July 30, 2014

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Jim Langham

Elnora brings the gift of a special mother moment PDF Print E-mail
Tuesday, July 29, 2014 8:37 PM

By Jim Langham

A few days ago, when I got out of my car in the parking lot in the beloved Limberlost Loblolly where I find solitude nearly every day now, I heard a cry somewhat foreign to marsh life.

The howling of a cat was coming from beneath the canopy of flowers on Trail One. Suddenly, a tiger-striped rustic brown cat appeared, crossed the parking lot and came to me like I was a long-lost friend.

It was very obvious this cat was fond of humans. It immediately started to nuzzle its face against my leg and rub its body against my ankles. I was startled with many quick questions such as, “Who are you? Where did you come from? Why did you come to me in such a friendly manner?”

Child’s passing leaves caregiving mother with a broken heart PDF Print E-mail
Tuesday, July 22, 2014 9:39 PM

By Jim Langham

Several weeks ago I wrote a column about a special situation a few miles away in Decatur, Indiana. It involved a mother who purposely adopted a little girl with cancer in order to give tender love and care to her during her time of illness.

That was four years ago; Beth Ann Fawcett took little Ebony into her arms and cared for her as an “angel-mother” during the duration of her fight with cancer. During that time, Beth Ann lost her job and made major sacrifices on behalf of Ebony, who just celebrated her ninth birthday. But none of that meant anything compared to the heart full of love she poured out on her little girl.

On July 8, at 1:08 p.m., Beth Ann’s arms were emptied of her bundle of joy when her daughter and best friend passed in her presence in Decatur. Since then, it has not only been Beth Ann who has grieved the loss of Ebony, an entire community and surrounding area who knew this special bond has mourned the loss of Ebony and sought to bring comfort to a mother’s broken heart.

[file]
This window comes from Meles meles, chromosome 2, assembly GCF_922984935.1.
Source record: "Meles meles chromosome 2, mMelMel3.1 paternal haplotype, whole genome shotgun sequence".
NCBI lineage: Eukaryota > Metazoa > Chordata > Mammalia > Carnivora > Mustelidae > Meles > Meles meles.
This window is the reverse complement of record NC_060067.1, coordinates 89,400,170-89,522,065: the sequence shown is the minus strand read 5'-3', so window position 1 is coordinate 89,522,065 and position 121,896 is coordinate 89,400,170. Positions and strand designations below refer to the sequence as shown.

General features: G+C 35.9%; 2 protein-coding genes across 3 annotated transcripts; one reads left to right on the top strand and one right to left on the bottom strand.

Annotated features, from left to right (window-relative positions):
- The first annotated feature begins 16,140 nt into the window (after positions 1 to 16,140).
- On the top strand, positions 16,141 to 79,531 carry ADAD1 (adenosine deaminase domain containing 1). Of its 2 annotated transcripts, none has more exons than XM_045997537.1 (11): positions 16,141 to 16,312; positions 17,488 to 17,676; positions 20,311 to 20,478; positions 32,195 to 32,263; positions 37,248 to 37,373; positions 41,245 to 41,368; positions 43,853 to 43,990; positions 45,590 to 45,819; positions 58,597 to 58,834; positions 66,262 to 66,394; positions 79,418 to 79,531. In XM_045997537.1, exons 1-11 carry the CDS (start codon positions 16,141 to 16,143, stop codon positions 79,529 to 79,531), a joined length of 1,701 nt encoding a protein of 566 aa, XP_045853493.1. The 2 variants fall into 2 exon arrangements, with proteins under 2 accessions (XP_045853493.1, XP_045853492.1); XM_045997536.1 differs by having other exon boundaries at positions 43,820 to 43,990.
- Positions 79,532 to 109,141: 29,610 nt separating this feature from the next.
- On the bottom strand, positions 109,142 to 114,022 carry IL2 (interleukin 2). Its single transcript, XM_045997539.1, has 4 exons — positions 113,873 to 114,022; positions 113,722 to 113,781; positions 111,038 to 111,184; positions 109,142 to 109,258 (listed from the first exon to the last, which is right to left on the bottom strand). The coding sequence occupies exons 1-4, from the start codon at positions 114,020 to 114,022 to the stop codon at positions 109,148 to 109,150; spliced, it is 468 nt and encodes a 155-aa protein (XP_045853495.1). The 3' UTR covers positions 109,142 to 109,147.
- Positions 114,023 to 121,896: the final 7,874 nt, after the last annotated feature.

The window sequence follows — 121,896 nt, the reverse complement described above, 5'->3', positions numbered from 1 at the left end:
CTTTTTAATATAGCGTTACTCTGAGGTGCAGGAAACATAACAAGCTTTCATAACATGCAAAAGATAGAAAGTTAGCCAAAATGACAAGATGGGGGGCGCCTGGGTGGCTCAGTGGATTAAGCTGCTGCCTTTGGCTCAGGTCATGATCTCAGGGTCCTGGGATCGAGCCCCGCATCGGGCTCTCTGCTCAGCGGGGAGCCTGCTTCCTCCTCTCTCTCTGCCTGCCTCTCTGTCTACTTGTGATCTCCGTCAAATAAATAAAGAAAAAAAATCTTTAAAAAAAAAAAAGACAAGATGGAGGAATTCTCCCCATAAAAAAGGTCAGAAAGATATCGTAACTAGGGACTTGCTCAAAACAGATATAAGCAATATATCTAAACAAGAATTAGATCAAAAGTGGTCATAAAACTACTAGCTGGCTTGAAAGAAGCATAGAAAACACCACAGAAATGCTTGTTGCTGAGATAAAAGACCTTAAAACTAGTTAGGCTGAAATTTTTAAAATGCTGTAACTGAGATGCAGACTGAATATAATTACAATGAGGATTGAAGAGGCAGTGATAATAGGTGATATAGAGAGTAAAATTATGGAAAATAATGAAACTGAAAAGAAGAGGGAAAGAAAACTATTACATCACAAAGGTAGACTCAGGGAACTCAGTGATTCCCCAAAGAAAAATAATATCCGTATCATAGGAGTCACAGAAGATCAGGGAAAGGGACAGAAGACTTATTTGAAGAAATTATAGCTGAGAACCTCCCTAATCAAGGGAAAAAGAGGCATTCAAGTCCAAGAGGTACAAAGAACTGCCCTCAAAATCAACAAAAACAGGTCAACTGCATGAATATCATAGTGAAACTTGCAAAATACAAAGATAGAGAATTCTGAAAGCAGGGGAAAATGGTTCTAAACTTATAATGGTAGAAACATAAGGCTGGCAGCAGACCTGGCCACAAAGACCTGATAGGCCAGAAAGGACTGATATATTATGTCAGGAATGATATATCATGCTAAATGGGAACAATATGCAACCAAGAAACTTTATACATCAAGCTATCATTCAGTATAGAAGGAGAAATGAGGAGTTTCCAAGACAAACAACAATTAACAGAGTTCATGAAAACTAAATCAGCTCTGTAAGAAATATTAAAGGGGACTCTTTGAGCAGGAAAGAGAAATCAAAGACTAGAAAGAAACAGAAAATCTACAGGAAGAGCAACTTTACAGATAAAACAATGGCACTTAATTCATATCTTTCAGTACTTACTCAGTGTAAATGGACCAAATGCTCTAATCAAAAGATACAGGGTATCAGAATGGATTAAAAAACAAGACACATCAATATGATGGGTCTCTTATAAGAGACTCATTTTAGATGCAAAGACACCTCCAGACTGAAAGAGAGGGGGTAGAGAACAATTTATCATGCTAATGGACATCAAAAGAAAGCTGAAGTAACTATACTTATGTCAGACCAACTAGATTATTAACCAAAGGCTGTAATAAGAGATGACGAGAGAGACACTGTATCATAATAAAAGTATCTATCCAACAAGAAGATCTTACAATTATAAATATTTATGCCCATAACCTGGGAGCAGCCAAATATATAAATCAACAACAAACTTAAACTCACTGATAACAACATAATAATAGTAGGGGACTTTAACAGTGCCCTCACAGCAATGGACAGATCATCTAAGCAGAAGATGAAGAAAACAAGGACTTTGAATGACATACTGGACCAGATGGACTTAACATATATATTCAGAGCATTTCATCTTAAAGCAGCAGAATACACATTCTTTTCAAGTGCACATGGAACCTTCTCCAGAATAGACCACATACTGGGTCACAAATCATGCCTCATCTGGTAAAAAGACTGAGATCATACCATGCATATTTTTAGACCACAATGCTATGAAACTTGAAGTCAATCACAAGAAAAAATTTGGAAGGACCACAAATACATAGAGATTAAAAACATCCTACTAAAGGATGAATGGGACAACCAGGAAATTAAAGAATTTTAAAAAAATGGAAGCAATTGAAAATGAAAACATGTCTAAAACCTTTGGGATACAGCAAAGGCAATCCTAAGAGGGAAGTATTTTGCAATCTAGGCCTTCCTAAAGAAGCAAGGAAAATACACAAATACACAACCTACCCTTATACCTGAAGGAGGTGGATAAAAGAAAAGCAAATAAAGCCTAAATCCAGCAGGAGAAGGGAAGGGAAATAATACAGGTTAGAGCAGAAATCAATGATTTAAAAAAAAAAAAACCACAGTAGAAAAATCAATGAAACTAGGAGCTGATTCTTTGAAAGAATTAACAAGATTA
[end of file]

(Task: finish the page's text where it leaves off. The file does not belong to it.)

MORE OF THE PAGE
Today's bounty experienced through the stained hands of yesterday PDF Print E-mail
Tuesday, July 08, 2014 7:15 PM

By Jim Langham

Who would think that a 66-year-old man would take a picture of his hand when it’s stained purple from eating mulberries.

For me, it wakes up the little boy within who used to run to the neighbors during mulberry season for a tasty treat. The picture of the purple hands is a reminder of those days when I ran through mulberries bare-footed and frustrated my mother with purple feet, purple hands and mulberry stains on my clothes!

Th magic of intergenerational connections PDF Print E-mail
Tuesday, July 01, 2014 9:27 PM

By Jim Langham

There was a lady in the small village where I was raised by the name of Sadie Snow. Sadie was one of my grandmother’s best friends. By the time I met her as a young child, she was nearly 90-years old. She lived in the family home on the next corner down from us. She kept “hardtack candy” in Ball jars and when my grandma and I walked down to visit her, she always told me that I could have as much candy as I could grab in one handful.

As small as my hands were at that young age, it was amazing how many pieces of candy they could pull out of that special jar as Sadie and Grandma laughed at my efforts.

These days, I occasionally visit Sadie’s grave in a cemetery named after her family, the Snow Cemetery. But I look at her life in a different perspective.

My new friend in wings PDF Print E-mail
Wednesday, June 25, 2014 8:55 AM

By Jim Langham

It’s been nearly two weeks ago now that I became aware of a brand new friend. He may have actually been there sooner, but he caught my eye the day he greeted me with a song and dance that was graceful and beautiful as any I’ve ever seen in nature.

Ronnie Redwing, who “poses” as a red-winged blackbird, has quickly become the gatekeeper to the famous trail that I enjoy so much when I walk in the Limberlost Loblolly. It’s a restored wetland just south of Geneva, Ind., developed in honor of famed naturalist writer, Gene Stratton-Porter.